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Making Moroccan Argan Oil

On my latest trip to Morocco I wanted to find out about the production of Argan oil and why it is so expensive. Argan oil comes from the fruits of the ancient argan tree Morocco Ironwood, which is a thorny and hardy evergreen endemic to the semi-desert of south western Morocco. The trees look like spiky olive trees with crocodile trunks. The fruit is like a large olive, green when unripe and turning yellow when ripe in July.

I wondered if it was really true that the goats climb the very spiky argan trees, eat the fruit and then the Berber women collect the undigested nuts from the goats excrement. Yes, the goats do climb the trees and do eat the argan fruit but more now for the benefit of the tourists and money-making photo opportunities. The goats are actually a pest as they eat the fruits before they are ripe. The rise in the value of Argan oil has encouraged the Berbers to keep the goats out of the trees to protect the fruit and to also preserve the trees, rather than felling them for firewood.

Women in cooperatives do most of the Argan oil production; well, they do most of the manual work splitting the nuts with a stone hammer. The men appear to work the machinery that processes the oil. I did wonder if the only reason for the splitting of the nuts is not mechanized was to provide the local women with work. At the cooperative we visited over 100 women were employed. The women also received a rudimentary education in the afternoon and there was a crèche for their under school-age children.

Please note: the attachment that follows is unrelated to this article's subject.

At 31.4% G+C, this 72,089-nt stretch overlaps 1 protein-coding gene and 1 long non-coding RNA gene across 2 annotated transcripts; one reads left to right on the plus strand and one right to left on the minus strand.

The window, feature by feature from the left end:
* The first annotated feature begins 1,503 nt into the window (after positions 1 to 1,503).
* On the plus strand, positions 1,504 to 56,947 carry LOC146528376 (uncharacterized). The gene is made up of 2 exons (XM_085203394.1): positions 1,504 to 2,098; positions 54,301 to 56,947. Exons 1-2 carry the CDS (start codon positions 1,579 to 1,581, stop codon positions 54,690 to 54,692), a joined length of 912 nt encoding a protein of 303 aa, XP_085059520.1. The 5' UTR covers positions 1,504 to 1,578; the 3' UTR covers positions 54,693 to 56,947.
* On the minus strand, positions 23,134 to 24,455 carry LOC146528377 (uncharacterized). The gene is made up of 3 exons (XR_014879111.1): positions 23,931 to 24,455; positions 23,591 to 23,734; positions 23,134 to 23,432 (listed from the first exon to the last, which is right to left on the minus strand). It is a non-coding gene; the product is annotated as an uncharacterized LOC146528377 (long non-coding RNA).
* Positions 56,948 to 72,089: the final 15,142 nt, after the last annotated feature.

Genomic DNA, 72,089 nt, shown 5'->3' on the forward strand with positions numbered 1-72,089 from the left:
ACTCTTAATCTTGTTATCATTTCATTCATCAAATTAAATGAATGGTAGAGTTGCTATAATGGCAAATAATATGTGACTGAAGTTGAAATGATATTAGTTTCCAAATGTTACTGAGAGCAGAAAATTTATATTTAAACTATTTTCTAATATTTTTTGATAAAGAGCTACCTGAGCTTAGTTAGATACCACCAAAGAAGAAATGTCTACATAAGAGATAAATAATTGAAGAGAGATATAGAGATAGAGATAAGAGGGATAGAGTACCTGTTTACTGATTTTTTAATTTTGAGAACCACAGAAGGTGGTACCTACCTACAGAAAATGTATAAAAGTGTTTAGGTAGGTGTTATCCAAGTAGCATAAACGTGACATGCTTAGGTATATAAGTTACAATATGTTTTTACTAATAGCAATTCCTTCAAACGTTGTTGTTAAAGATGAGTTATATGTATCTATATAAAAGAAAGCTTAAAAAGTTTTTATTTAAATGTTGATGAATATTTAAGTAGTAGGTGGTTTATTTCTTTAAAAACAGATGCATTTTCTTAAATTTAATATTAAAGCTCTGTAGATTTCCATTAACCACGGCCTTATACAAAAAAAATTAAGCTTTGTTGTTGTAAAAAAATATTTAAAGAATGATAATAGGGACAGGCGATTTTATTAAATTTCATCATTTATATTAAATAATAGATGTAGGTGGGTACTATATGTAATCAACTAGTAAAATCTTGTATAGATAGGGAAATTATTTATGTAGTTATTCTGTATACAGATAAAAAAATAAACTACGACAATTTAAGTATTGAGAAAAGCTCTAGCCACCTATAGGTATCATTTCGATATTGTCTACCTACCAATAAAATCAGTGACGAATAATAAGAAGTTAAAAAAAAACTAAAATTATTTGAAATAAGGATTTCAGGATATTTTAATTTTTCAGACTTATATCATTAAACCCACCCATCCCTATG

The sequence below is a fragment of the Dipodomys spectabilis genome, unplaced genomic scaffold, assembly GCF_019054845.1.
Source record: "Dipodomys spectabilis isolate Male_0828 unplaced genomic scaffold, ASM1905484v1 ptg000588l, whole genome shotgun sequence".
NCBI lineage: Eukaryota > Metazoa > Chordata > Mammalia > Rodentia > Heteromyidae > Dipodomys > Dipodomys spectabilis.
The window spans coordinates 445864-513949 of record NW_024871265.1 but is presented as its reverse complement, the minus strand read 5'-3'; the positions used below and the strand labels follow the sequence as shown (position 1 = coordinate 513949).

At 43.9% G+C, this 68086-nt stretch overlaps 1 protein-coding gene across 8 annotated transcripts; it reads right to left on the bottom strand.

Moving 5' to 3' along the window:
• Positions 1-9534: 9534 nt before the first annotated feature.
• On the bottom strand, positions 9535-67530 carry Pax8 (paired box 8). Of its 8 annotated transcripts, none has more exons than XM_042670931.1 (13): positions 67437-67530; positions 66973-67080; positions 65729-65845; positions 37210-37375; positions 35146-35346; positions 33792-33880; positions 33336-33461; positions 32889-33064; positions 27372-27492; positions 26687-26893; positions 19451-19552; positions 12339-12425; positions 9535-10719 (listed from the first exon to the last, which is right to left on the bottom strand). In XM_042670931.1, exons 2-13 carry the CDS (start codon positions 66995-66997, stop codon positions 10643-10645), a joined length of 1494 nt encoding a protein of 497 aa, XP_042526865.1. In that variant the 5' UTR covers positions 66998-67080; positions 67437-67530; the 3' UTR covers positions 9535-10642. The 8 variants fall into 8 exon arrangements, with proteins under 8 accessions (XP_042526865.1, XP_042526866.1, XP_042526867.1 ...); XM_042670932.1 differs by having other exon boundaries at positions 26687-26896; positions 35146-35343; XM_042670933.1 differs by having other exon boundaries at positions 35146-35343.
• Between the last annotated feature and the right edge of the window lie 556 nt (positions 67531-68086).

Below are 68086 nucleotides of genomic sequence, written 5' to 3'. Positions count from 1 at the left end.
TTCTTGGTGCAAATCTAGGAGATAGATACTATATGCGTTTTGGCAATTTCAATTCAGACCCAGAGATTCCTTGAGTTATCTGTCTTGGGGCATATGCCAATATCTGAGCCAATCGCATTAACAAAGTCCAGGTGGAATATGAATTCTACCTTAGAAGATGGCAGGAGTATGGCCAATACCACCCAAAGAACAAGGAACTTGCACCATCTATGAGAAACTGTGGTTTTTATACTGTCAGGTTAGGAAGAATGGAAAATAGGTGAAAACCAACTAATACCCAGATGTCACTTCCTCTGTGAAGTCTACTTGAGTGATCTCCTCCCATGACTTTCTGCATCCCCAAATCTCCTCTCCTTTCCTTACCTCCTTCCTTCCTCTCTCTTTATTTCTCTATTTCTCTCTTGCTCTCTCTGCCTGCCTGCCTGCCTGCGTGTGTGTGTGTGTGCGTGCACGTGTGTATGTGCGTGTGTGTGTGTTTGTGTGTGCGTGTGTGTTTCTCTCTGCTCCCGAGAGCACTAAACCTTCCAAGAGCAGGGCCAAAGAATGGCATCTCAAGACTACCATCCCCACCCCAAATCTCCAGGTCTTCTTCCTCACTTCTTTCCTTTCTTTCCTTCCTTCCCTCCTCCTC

In July the fruits are collected from the ground, similar to olives, dried and then de-husked. The hard argan nut shell is broken open by women hitting the nuts with a stone hammer that splits the nuts on the seam. The kernels are then milled to make the oil. Traditionally this was done in small stone mill, now in the large cooperatives it has been mechanized and looked very similar to olive oil production, first pressed and then filtered.

The majority of the oil goes into cosmetic oil and only a small proportion is made into culinary oil. What I hadn’t realized is the nutty flavour is not natural but from toasting the kernels before they are pressed for oil. From the Toudarte Womens Argan Oil Cooperative the culinary argan oil cost £28 per litre, here 250ml costs about £15. Argan oil is a finishing oil, and with its nutty flavour makes flavourful salad dressing. Argan oil goes particularly well with chopped ripe tomatoes and mixed with ground almonds and honey to make ‘amalu’ which is like a posh sweet peanut butter. I also like argan oil stirred into a couscous salad.